Project Showcase History

The following projects were represented at previous ConveyUX events. This is an informal exhibition of project work that attendees visit at their leisure. The project representatives are be on hand to demonstrate their work and explain their design challenges and solutions. This is a great opportunity for face-to-face discussions about cutting-edge projects.

Microsoft Band

Microsoft

Jennifer McLean Oliver and Larry Butcher

The Microsoft Band was released on October 30, 2014. As described on the website, it is a wrist-worn device with an accompanying app for iPhone, Android and Windows. Powered by Microsoft Health, it is designed to help you achieve your wellness goals by tracking heart rate, steps, calorie burn, and sleep quality. You can review your stats with a glance at your wrist or in detail in the app. Just like a personal trainer, the Microsoft Band guides you to improved wellness by constantly learning about you, your fitness level and your future needs. It even guides you through workouts. Besides the wellness features, the Microsoft Band helps you be more productive by providing email previews and calendar alerts right on the wrist. These and the other great features will be demonstrated by members of the team who researched and designed the Microsoft Band experience.

What attendees can expect to learn

  • How does the Microsoft Band work
  • What are the features of the Microsoft Band
  • What methods were used to design and test the Microsoft Band

Jennifer McLean Oliver, PhD, recently joined Microsoft as a Senior Design Researcher working on innovative new experiences for Microsoft’s business customers and partners. Previously, while on staff at Blink UX, she consulted with the Microsoft Band team, conducting usability studies of the Band and its companion apps. Jennifer led UX consulting engagements with clients at NASA, Amazon, and Starbucks, among others. She co-authored a book on cognitive development called Amazing Minds (2010) and developed Spacecraft Navigation software at NASA’s Jet Propulsion Laboratory. She earned a PhD in cognitive psychology and an MS in applied math from the University of Washington.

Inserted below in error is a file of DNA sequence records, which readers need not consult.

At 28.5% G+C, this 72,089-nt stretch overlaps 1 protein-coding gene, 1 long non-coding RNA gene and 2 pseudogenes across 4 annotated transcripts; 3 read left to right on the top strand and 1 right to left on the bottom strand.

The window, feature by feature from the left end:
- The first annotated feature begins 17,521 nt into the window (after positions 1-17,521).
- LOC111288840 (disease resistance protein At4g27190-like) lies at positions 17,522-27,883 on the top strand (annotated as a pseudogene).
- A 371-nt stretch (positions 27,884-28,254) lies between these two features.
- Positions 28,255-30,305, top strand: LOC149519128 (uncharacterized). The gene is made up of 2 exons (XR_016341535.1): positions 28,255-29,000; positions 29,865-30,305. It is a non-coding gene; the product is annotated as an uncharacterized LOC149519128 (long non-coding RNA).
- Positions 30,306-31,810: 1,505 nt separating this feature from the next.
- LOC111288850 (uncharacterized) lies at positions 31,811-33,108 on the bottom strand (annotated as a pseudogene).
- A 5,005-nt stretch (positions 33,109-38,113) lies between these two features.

Larry Butcher is currently the Senior UX Design Manager for the recently launched Microsoft Band and Microsoft Health, where he has led a team of designers, prototypers, researchers, and integrators to bring the fitness smartband and companion apps to market. Previously a design manager at Xbox, and on other internal startups at Microsoft (Courier, PMX), Larry is passionate about bringing storytelling to user experiences, and ultimately turning users into advocate storytellers. Prior to Microsoft was a Creative/Technical Director at Girvin, and also worked in Film VFX and editorial. TV/Film credits include “Titanic,” “X-Files,” “The Day After Tomorrow,” and others.

Expedia Notifications System

Defining Connections for the Right Context on any Platform

Expedia

Andrea Zeller

“Content” is no longer a container on a page, it can come from everywhere: Emails, texts, alerts, etc. The way we plan, create and govern useful content needs to evolve to the delicate craft of storytelling across devices and channels with one goal – to engage people. At Expedia, we are identifying the possible “connections” a customer can make within each travel context to develop a platform-agnostic messaging strategy. The showcase will feature a prototype of our MVP notifications system, which responds to the user’s state and context. We will demonstrate how the underlying content strategy hinges on container-less thinking and sets us up for a scalable content system. We will talk through the challenges of prioritizing messages appropriately based on the user’s context.